Time to Ride

Read this letter from the editor in chief of Motorcycle Classics about his short motorcycle rides out in the countryside.

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By the time you receive this issue, it will be mid-June. With any luck, it’s warm where you are and your bikes have had all the maintenance they need to be ready for a summer and a fall full of riding. It’s tough to know what events will or won’t take place this year. Individual states and counties continue to decide what size of groups can gather as we proceed through what has surely been one of the most unpredictable years I’ve ever seen. But whether there are events to attend or not, if your bike and your gear are ready, it’s time to go, somewhere, anywhere.

I find even short solo rides can be a great cure for what ails you. I’m lucky to be about 15 minutes away from quiet country roads that take me out to the beautiful Flint Hills of Kansas. It’s not the Rockies in terms of the degree of difficulty, but there are plenty of curvy two-lanes to traverse, especially when at some point in the day you turn back for home anyway. I’ve always done more “loop” riding than real touring. This was to be the year I changed that, as I added a modern sport tourer (a 2006 Yamaha FJR1300) to the fleet in hopes of plenty of long weekends in Arkansas, Oklahoma, and Colorado. Many of those plans are on hold at the moment, but the bike will soon be prepped and ready to go just the same.

Whether I ride with friends and family, or even some days just all by myself, riding clears the head. I find solo rides particularly freeing. There’s no need for a planned route, a destination, or even figuring out who is hungry and when. You just go. Turn where you want to turn, see what you want to see. And some days, the slower the pace, the better.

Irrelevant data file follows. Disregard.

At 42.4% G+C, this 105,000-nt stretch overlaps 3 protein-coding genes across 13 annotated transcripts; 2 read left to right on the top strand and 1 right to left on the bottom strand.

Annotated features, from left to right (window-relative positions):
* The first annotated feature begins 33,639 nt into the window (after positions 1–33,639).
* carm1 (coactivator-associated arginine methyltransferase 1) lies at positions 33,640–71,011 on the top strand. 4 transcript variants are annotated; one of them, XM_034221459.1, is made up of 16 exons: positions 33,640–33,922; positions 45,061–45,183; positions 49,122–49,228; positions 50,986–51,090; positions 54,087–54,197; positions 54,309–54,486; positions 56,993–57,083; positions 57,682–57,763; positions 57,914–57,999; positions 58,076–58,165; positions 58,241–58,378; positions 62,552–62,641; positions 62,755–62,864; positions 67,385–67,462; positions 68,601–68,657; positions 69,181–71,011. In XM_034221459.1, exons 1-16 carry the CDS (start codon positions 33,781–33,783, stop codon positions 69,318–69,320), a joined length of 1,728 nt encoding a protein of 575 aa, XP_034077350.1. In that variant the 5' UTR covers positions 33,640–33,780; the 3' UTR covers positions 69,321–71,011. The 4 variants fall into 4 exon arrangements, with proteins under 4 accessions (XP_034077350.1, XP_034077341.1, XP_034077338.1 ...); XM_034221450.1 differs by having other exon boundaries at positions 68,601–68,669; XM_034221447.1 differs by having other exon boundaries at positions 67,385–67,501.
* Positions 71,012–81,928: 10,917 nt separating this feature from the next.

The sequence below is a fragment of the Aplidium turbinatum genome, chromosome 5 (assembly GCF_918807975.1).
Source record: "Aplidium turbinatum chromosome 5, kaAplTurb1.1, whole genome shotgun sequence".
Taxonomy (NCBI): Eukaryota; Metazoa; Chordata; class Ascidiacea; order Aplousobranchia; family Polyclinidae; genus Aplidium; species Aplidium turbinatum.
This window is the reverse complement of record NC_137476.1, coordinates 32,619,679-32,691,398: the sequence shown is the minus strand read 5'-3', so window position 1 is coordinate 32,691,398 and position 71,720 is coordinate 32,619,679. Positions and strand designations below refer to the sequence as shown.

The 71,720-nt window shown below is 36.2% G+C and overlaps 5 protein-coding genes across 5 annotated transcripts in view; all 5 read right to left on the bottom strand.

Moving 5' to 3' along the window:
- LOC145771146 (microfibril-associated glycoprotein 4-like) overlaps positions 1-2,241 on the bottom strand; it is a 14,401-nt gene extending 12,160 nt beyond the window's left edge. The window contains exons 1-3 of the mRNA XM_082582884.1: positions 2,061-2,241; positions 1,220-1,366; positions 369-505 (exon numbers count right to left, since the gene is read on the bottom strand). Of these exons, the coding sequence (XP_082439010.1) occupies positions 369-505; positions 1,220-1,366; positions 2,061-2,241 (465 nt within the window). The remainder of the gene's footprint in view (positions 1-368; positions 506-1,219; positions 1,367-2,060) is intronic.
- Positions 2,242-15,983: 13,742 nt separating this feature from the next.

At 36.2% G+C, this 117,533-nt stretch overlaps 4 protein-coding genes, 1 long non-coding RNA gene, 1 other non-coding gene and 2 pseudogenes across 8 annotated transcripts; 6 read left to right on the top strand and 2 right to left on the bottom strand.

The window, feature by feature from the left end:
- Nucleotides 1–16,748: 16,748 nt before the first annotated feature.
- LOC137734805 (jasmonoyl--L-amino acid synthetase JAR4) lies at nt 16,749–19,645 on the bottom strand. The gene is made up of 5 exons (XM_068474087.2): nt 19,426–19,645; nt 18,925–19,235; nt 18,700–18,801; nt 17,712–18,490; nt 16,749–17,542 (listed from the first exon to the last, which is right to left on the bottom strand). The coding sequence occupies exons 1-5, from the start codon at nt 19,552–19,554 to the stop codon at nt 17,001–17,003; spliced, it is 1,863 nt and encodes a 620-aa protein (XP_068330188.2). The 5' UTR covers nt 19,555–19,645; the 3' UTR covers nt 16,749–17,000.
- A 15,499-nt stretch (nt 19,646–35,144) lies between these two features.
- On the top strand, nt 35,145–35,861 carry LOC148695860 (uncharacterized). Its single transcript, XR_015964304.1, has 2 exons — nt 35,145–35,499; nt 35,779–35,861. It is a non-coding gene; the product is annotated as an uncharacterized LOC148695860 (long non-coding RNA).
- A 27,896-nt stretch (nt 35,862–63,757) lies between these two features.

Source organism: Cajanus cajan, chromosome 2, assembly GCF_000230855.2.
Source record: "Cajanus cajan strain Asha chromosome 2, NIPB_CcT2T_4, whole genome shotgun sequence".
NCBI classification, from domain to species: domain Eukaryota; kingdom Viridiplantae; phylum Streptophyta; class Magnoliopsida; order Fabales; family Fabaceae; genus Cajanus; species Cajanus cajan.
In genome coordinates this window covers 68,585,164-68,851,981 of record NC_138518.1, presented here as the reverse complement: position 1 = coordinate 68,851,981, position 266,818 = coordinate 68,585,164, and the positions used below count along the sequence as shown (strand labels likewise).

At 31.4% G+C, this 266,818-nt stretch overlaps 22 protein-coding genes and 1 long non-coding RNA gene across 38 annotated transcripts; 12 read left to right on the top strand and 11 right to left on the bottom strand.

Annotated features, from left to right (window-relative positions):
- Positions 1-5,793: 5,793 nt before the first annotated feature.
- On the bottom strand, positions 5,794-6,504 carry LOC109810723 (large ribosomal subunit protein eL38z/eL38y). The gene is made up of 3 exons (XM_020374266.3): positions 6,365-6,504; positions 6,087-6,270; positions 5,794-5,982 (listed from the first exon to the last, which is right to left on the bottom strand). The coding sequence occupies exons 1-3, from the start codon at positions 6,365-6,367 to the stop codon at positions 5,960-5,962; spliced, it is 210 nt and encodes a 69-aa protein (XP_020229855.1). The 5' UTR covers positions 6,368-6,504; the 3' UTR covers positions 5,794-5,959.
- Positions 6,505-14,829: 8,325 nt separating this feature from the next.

Kansas has its share of dirt and gravel roads, many of which run past farms and old homesteads. I’ve found my old BMW R75/5 to be an ideal gravel bike, as the suspension is cushy enough that it doesn’t beat you up too bad, but it’s still light enough that it’s easy to handle if the going gets a little more challenging. It also has the built-in BMW flat-twin advantage: At slow speeds, an airhead can fall over only so far before a valve cover touches down, saving you from going completely horizontal.

If you get out on a good ride soon, be sure to take a couple of pictures to send me. I want to hear about all your rides, long or short, solo or with friends.

Motorcycle Classics Magazine
Motorcycle Classics Magazine
Motorcycle Classics Magazine Featuring the most brilliant, unusual and popular motorcycles ever made!